“Rogue One: A Star Wars Story,” a Walt
Disney Studios release, is rated PG-13 by the Motion Picture Association of
America for “extended sequences of sci-fi violence and action.” Running
time: 133 minutes. Three and a half stars out of four.
Paris exhibition reveals secret agents’ tricks
of a Czech agent used to disguise as a nun is displayed as part of the
‘Secret Wars’ exhibition at Invalides Museum, in Paris, Monday, Dec. 12. (AP
spy gadgets and weapons of secret agents, most of which have never been
shown in public before, are displayed at the exhibition in Paris, (AP
Paris (AP) -
Lipstick pistols, poison pens, explosive rats — a new Paris exhibit reveals
real-life spy gadgets and tells the story of how secret agents around the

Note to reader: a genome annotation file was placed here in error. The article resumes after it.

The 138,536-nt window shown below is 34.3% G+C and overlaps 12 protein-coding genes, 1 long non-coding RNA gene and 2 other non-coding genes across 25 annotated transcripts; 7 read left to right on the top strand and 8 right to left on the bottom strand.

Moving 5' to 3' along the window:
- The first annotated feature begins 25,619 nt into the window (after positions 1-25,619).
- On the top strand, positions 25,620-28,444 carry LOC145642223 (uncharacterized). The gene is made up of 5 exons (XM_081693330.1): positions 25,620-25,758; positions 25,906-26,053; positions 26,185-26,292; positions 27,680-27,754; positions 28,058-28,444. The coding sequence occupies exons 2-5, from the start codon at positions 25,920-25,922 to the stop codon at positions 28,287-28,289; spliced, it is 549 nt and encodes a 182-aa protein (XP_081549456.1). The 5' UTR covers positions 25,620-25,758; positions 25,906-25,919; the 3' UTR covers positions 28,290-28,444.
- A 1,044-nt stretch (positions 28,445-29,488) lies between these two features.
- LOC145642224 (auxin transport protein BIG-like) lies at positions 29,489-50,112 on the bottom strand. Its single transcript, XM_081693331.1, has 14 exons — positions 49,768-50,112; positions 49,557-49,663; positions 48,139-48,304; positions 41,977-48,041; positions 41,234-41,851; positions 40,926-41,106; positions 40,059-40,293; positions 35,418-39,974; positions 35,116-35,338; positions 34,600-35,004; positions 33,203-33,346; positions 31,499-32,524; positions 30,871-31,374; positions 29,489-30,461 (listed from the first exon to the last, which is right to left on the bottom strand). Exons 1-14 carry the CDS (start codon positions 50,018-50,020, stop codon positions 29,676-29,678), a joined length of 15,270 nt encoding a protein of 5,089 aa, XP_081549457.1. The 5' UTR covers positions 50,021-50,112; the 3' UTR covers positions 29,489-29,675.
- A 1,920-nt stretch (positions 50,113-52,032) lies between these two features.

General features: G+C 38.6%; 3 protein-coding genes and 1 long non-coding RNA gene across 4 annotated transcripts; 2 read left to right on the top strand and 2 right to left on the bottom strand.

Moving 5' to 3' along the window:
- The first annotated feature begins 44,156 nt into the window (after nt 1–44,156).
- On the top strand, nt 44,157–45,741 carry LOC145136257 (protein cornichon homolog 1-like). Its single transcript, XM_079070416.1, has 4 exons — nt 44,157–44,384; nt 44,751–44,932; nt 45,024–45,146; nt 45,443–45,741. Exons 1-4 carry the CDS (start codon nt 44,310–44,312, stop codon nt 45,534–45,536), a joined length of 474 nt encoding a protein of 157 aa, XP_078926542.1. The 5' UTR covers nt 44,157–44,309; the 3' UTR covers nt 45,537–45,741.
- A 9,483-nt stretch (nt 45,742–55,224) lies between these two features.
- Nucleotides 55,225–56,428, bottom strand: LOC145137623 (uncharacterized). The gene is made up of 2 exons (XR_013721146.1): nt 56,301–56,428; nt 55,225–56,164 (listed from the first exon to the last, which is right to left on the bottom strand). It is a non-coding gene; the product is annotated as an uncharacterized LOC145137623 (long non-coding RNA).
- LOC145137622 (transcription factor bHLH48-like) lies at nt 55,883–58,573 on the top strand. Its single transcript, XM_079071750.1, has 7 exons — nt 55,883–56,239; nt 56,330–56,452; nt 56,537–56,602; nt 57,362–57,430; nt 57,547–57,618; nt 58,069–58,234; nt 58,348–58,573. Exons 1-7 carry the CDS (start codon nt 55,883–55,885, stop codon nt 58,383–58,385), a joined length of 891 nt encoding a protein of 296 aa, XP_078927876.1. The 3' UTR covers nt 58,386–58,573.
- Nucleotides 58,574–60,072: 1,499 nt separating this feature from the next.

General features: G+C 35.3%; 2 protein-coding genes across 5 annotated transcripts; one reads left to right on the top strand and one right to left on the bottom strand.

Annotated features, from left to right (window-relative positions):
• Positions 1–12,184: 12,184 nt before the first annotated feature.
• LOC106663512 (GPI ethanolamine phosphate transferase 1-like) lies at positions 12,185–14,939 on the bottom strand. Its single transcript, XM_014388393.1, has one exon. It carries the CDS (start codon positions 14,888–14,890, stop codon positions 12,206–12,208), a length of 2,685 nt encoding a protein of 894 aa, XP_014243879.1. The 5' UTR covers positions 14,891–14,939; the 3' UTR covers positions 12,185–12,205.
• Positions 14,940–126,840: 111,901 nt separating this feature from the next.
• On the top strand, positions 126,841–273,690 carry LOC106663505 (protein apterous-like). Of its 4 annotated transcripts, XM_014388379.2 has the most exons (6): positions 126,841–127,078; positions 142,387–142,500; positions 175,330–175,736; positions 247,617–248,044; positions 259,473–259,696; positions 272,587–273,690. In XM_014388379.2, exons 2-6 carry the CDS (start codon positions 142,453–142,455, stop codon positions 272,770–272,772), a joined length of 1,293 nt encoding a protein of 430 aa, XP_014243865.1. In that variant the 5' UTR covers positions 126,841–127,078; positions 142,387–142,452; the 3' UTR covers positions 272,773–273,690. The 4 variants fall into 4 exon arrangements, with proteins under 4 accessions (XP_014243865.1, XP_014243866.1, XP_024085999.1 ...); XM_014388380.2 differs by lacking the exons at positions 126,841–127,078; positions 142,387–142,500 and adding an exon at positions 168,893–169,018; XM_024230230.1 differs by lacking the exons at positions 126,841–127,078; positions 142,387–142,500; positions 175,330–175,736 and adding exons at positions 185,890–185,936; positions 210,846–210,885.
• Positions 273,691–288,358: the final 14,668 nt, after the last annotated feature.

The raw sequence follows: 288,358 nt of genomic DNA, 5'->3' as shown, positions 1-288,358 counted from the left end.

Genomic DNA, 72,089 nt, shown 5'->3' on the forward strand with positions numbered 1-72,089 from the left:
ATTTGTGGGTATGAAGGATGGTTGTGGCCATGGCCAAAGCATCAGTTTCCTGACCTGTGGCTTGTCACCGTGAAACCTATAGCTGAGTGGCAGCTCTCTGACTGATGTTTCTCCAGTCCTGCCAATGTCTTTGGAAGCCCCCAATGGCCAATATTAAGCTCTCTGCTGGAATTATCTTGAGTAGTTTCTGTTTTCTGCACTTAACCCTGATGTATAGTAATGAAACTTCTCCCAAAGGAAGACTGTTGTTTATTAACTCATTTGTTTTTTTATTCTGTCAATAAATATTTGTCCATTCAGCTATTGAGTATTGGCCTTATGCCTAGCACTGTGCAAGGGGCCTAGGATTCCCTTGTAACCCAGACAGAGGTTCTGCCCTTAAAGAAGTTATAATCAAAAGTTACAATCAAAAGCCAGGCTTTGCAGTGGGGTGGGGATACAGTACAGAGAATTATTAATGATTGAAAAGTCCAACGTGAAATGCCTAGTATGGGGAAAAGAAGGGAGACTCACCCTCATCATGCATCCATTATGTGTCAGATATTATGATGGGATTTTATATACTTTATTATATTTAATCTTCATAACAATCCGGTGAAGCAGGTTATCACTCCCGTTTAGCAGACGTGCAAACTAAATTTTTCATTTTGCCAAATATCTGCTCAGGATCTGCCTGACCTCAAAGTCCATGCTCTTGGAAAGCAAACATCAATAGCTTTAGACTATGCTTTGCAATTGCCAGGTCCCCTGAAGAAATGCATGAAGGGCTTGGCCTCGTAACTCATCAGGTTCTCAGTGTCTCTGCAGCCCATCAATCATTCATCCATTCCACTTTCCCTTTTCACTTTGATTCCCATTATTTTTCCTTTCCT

world were recruited, trained and equipped during clandestine missions from
World War I to the end of the Cold War.
“Secret Wars,” which
opened last month at Les Invalides, offers a chance to relive the days
before espionage went online, displaying about 400 objects, devices and
archives from French, British, American and German collections, most of
which have never been shown before.
Far from James Bond’s
glamorous life, it tells the story of men and women who put their lives at
risk to gather intelligence and carry out clandestine operations,
misinformation and destabilization missions.
Visitors can discover
the spies’ disguise kits, including wigs and fake mustaches, and their
equipment, like miniature cameras and discreet audio recorders.
They can also see rare
documents, such as the first mention of Adolf Hitler in French files in
1923: “not an idiot but a very skilled demagogue,” the agent wrote.
Spies also used various
techniques of camouflage for objects, from a letterbox in a tree branch to a
pistol looking like lipstick.
A dead rat stuffed with
explosives could be placed by a saboteur in a coal pile in the boiler of a